Why the key to DFS content could be in print...

Why the key to DFS content could be in print...

Wednesday, May 10, 2017 Posted by Sam Cooke
Jamie Reeves on his plans for FFMag

DFS is a term the gaming industry has been hearing for some time now. In Europe, and in the UK, however it remains a nascent and it’s a nut that no one seems to have cracked quite yet. Despite the overwhelming popularity of season long fantasy football (there are over four million players on the EPL’s official game in the UK right now), in the British isles, DFS operators have come and gone in the past two years.

Now a tighter group are positioning themselves as leaders in Europe with differing tactics. Some see DFS as a primarily B2B option for bookmakers, whilst others continue to see potential and value in a standalone B2C option.

Jamie Reeves is the man behind fplbet, one of the space’s best known affiliates, and his latest project sees him embarking on something new; the creation of a fantasy football magazine. Titled FFMag, it’s currently gaining traction on Indiegogo with over 60% of its £7,500 fixed goal completed at the time of writing.

Reeves spoke to Totally Gaming about his experience in DFS and his decision to launch FFMag. He said: “Over the last three years I’ve been experimenting with ways to market DFS products to the FPL market, as both a marketing manager and an affiliate. During this time, I’ve never seen a product with the same marketing potential as this magazine.

“There are three problems that plague the current FPL space from a DFS marketing perspective. These are market saturation, a lack of innovation and bounce rates.”

Reeves has done his research too. He continued: “Last month I completed an independent study into the 15 leading FPL websites that release weekly content. I found that 87.3% of websites shared more than two article topics per week (think captain tips, differential tips, previews).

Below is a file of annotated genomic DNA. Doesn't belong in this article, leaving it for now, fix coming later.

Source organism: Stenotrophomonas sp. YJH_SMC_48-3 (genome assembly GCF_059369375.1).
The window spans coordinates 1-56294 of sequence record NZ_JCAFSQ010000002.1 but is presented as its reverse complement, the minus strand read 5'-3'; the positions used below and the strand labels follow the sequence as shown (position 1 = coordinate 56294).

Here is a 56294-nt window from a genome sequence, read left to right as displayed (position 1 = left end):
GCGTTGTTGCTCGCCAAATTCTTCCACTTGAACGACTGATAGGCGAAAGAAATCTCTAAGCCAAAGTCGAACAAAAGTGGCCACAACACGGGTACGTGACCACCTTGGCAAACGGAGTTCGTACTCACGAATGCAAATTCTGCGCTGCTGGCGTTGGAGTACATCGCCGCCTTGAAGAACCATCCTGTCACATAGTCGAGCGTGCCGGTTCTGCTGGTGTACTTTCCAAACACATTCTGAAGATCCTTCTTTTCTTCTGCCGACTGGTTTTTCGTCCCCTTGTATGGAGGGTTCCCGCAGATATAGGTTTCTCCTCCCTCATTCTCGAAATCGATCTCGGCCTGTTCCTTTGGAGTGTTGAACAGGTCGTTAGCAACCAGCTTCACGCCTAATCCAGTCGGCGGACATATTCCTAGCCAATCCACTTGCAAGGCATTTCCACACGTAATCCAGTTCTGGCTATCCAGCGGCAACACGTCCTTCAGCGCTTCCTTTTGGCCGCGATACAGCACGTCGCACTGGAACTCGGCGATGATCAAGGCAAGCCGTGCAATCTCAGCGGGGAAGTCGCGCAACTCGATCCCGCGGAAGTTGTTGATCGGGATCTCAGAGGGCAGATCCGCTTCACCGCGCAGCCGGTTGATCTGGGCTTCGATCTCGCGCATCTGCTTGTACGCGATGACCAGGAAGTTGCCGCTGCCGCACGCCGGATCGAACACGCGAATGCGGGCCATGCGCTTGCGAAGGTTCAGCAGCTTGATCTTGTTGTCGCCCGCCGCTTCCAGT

This market saturation has led to a decrease in innovation which then plays a large part in increasing bounce rates. There are multiple other reasons I’ve found to contribute towards increasing bounce rates, including social media traffic.

“Last month I found that more than 90% of social media referrals bounced, with an average session duration of less than 30 seconds. With numerous websites covering the same topics, it appears that users are clicking through just to skim and compare the answers of those websites, rather than to engage and read.”

So with talk of a lack of innovation holding the industry back does it not seem hypocritical and ‘backward thinking’ to launch a magazine which will be printed (in addition to a digital version) at a time where print is struggling more than ever? He answered: “The first edition of the magazine engaged thousands of readers, as evidenced by the 80% of survey respondents who read every single page. Assuming the average person spends 2-3 minutes per page, it’s fair to suggest thousands of managers spent at least two hours within our publication.

“During my study I found that the websites with the best highest session durations were those who had active comment sections. It appears that when users are spending extended periods of time on these sites, it isn't to engage with the content, but instead to engage with the (usually) unrelated comment section.

This leads me to speculate that the magazine already has the most focused readership of any FPL website/product offering editorial.

Indeed their numbers to date speak for themselves. Already, FFMag has seen 90 print subscriptions to 25 different countries including Mauritius, Indonesia and Japan. And the results from the first edition suggest a positive future. Over 4,000 FPL players downloaded and read the first edition of the magazine. The initial feedback reportedly showed that 80% read every single page (40), whilst the other 20% read more than half.

Reeves also noted, much to their surprise, they found that a lot people wanted printed copies, with over 150 of those surveyed stating they would be interested in purchasing a season-long subscription.

As to the imminent future of FFMag, Reeves said: “Next season we plan to work closely with UK businesses and invest strategically in our marketing efforts; to begin tapping into the wider audience of FPL players. We’re on course to be posting out thousands of printed copies per month, whilst releasing a free digital product to be enjoyed by tens of thousands.

“I never thought that I’d be saying this in 2017, but the future of FPL (especially from a DFS marketing perspective) looks to be in print.”

The campaign is ongoing and more information can be found on the Indiegogo page.

Totally Gaming says: Everybody knows a fantasy football ‘guru’ who loves nothing more than gazing and assessing every last stat. For this sizable audience a magazine catering to this national obsession makes sense, and logic suggests that this could provide considerable fuel for the growth of the DFS market in the UK, Europe and seemingly further afield.


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